Supporting Seniors’ Mental Health: How to Care for Your Older Loved Ones
A person of any age struggling with mental health conditions needs support both for their well-being and quality of life. However, as our loved ones age, they often face more complex challenges that require greater understanding, resources and assistance. We’re exploring some practical ways to provide support and care for older individuals facing mental health conditions.
Listen and Show Empathy
One of the best ways to support an older person with mental health conditions is to display compassion. Let them express their feelings and concerns, and listen without casting judgement or trying to offer solutions. Once they’ve shared, you can then support them with the ‘next steps’ if they have suggestions of things they’d like to try or ask you for your opinion.
By showing empathy and understanding, you create a safe space for people who are struggling and this will likely encourage them to open up about their struggles.
Encourage Professional Help
If you notice signs of mental health issues, encourage your loved ones to seek professional help. For example, mental health conditions such as depression and anxiety are treatable with a number of methods including therapy and medication. Importantly, the right support could significantly improve your loved one’s well-being.
However, they may be hesitant if they’re unfamiliar with what treatment would entail. Speak to them levelly and honestly about what the potential benefits of treatment could be and encourage them to ask questions – this will make them feel valued and will allow them to make educated choices about their next steps.
Seek Compensation for Traumatic Events
It might not be your first thought, but in some cases, mental health conditions in older individuals may be linked to traumatic events they experienced at some point in their lives (even decades ago). For instance, if your loved one previously worked in the medical, military, or construction fields, they may have been exposed to stressful situations. These situations can lead to conditions like PTSD.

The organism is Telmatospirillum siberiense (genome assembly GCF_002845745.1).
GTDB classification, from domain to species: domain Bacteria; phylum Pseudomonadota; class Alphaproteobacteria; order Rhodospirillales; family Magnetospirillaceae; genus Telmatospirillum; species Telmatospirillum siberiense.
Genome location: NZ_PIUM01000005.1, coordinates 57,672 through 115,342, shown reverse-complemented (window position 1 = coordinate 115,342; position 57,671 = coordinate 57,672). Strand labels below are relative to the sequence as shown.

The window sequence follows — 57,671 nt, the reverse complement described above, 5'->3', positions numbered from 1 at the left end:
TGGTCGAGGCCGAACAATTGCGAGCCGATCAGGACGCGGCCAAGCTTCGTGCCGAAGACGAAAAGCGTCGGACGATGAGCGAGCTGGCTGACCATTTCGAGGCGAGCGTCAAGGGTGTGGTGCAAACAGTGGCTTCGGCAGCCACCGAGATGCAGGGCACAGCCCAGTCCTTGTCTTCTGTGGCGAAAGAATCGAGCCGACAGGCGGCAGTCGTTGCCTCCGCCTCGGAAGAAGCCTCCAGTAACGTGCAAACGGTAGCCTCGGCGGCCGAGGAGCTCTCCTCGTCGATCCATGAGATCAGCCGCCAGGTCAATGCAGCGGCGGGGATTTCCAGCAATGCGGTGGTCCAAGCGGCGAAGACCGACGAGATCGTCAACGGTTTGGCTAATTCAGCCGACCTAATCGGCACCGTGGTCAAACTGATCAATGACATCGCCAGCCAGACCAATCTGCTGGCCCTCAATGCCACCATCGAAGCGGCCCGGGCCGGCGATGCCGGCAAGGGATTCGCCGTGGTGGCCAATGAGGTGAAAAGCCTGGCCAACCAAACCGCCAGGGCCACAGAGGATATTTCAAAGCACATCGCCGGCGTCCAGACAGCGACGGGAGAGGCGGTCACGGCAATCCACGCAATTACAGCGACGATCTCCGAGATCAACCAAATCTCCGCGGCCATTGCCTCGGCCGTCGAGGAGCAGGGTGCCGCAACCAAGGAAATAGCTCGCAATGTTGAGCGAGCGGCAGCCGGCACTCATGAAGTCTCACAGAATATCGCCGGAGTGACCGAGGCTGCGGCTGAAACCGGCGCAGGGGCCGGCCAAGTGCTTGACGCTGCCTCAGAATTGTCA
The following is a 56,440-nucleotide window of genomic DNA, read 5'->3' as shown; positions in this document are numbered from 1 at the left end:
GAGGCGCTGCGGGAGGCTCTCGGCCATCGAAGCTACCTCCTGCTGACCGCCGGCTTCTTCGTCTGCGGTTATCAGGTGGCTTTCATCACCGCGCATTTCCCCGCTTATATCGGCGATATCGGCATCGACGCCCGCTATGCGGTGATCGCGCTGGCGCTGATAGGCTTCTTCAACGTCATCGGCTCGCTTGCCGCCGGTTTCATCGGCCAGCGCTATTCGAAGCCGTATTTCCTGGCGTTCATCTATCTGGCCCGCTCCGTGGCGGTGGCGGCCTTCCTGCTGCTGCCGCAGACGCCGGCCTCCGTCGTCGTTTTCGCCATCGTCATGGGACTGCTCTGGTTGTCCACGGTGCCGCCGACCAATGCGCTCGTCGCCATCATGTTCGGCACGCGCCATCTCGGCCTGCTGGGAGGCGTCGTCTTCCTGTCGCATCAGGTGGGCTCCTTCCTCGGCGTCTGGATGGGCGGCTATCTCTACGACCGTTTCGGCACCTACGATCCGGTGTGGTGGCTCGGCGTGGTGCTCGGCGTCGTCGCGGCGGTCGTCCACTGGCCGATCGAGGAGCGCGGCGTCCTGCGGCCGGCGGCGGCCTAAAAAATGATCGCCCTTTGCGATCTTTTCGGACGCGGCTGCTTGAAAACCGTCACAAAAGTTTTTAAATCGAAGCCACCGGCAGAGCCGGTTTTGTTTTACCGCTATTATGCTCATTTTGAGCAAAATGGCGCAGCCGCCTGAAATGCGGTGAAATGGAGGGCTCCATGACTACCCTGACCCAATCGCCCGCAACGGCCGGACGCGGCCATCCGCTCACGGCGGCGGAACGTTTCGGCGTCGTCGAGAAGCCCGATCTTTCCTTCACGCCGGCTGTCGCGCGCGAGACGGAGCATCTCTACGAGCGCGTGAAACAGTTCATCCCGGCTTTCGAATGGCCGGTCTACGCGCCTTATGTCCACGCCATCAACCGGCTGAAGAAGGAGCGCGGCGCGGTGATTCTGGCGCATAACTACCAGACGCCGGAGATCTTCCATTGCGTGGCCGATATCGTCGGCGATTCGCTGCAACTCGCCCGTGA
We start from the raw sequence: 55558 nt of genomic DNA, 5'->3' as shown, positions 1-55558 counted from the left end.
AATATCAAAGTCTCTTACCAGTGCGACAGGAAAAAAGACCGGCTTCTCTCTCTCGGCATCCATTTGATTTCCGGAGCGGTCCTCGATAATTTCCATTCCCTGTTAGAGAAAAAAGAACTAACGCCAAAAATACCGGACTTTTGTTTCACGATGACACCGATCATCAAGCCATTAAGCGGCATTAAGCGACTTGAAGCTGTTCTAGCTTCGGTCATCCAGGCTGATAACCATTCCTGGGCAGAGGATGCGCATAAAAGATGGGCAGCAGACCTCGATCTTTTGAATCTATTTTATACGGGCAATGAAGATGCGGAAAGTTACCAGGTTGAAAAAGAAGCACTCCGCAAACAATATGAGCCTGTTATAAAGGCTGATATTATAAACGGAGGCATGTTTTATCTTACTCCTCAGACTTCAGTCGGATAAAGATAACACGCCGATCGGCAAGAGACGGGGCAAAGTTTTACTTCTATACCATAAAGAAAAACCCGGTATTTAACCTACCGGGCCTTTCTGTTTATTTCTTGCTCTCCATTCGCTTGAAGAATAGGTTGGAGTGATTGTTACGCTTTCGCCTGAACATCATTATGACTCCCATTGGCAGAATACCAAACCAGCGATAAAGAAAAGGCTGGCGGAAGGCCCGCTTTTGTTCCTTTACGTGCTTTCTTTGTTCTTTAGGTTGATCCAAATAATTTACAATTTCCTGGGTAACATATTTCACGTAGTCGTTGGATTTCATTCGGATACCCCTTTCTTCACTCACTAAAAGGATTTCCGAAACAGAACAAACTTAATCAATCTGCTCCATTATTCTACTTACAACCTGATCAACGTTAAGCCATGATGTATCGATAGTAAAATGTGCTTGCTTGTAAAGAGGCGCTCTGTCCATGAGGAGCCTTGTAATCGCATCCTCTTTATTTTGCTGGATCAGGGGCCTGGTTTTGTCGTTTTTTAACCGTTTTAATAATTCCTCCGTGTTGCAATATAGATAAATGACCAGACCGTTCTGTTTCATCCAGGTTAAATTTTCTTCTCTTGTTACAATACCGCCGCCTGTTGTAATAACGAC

Due to stigma or lack of awareness, potentially PTSD may have gone unnoticed, yet the impact can be devastating to deal with. Another point to consider is that if negligence or the actions of others contributed to these serious traumas, your loved one may be eligible to launch PTSD compensation claims. Perhaps they’ve never looked into this before or simply didn’t know this was an option. Here you can help by speaking with a solicitor and investigating further. This could lead to much-deserved monetary gain, which can assist with PTSD care and rehabilitation costs.
Promote a Healthy Lifestyle
Encouraging a healthy lifestyle can positively impact mental health. Engage in physical activities together, such as daily walks or light exercises suitable for their age and abilities. Additionally, focus on providing nutritious meals and sufficient hydration to support their overall well-being. While this is basic stuff, it’s actually at the root of a lot of worsening conditions, in that poor nutrition and lack of exercise directly impact mental health.
Social isolation can exacerbate mental health issues in older people. Stay connected with your loved ones and encourage them to maintain relationships with friends and family members. If possible, organise regular gatherings, encourage them to visit support groups or take them on outings to combat loneliness, one of the major contributors towards developing more serious conditions.
Educate Yourself about Mental Health
To provide better support, take the time to educate yourself about common mental health conditions affecting older individuals. Understand the symptoms, triggers, and available treatment options. This knowledge will enable you to recognise signs of distress and respond appropriately
Regular Check-Ins and Monitoring
Consistently check in on your older loved ones to monitor their mental health and overall well-being. Regular communication will help you detect any changes in behaviour or mood that may indicate a decline in mental health.
Supporting older people and grandparents struggling with mental health conditions requires a lot of empathy, understanding, and patience. If you’re younger, you might not be able to understand what they’re going through specifically in older age. By creating a supportive environment, encouraging professional help, and seeking compensation for their traumas where appropriate, we can provide the care and assistance needed for their well-being, but more importantly, give them a real quality of life worth having.